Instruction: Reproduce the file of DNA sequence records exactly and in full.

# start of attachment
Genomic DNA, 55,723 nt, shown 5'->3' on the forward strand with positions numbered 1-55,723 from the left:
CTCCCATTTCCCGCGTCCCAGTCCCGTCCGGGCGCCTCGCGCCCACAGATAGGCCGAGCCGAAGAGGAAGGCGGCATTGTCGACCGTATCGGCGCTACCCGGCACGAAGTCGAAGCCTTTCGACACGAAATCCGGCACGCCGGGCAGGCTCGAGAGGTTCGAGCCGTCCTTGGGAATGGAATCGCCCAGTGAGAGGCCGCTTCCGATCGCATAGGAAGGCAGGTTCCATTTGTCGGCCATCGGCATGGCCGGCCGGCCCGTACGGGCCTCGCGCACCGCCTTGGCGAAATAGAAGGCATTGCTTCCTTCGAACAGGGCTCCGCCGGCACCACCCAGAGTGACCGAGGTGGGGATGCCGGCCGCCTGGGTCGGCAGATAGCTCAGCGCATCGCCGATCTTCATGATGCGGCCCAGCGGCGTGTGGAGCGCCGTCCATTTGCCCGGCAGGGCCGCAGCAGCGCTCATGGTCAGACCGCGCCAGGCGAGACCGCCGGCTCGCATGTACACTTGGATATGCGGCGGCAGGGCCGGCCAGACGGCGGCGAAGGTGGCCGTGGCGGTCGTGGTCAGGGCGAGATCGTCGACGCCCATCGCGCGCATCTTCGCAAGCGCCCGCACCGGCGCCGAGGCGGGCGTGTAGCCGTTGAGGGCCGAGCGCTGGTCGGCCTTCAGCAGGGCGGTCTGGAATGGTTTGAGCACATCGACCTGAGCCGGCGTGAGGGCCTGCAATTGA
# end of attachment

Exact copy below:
Genomic DNA, 55,723 nt, shown 5'->3' on the forward strand with positions numbered 1-55,723 from the left:
CTCCCATTTCCCGCGTCCCAGTCCCGTCCGGGCGCCTCGCGCCCACAGATAGGCCGAGCCGAAGAGGAAGGCGGCATTGTCGACCGTATCGGCGCTACCCGGCACGAAGTCGAAGCCTTTCGACACGAAATCCGGCACGCCGGGCAGGCTCGAGAGGTTCGAGCCGTCCTTGGGAATGGAATCGCCCAGTGAGAGGCCGCTTCCGATCGCATAGGAAGGCAGGTTCCATTTGTCGGCCATCGGCATGGCCGGCCGGCCCGTACGGGCCTCGCGCACCGCCTTGGCGAAATAGAAGGCATTGCTTCCTTCGAACAGGGCTCCGCCGGCACCACCCAGAGTGACCGAGGTGGGGATGCCGGCCGCCTGGGTCGGCAGATAGCTCAGCGCATCGCCGATCTTCATGATGCGGCCCAGCGGCGTGTGGAGCGCCGTCCATTTGCCCGGCAGGGCCGCAGCAGCGCTCATGGTCAGACCGCGCCAGGCGAGACCGCCGGCTCGCATGTACACTTGGATATGCGGCGGCAGGGCCGGCCAGACGGCGGCGAAGGTGGCCGTGGCGGTCGTGGTCAGGGCGAGATCGTCGACGCCCATCGCGCGCATCTTCGCAAGCGCCCGCACCGGCGCCGAGGCGGGCGTGTAGCCGTTGAGGGCCGAGCGCTGGTCGGCCTTCAGCAGGGCGGTCTGGAATGGTTTGAGCACATCGACCTGAGCCGGCGTGAGGGCCTGCAATTGA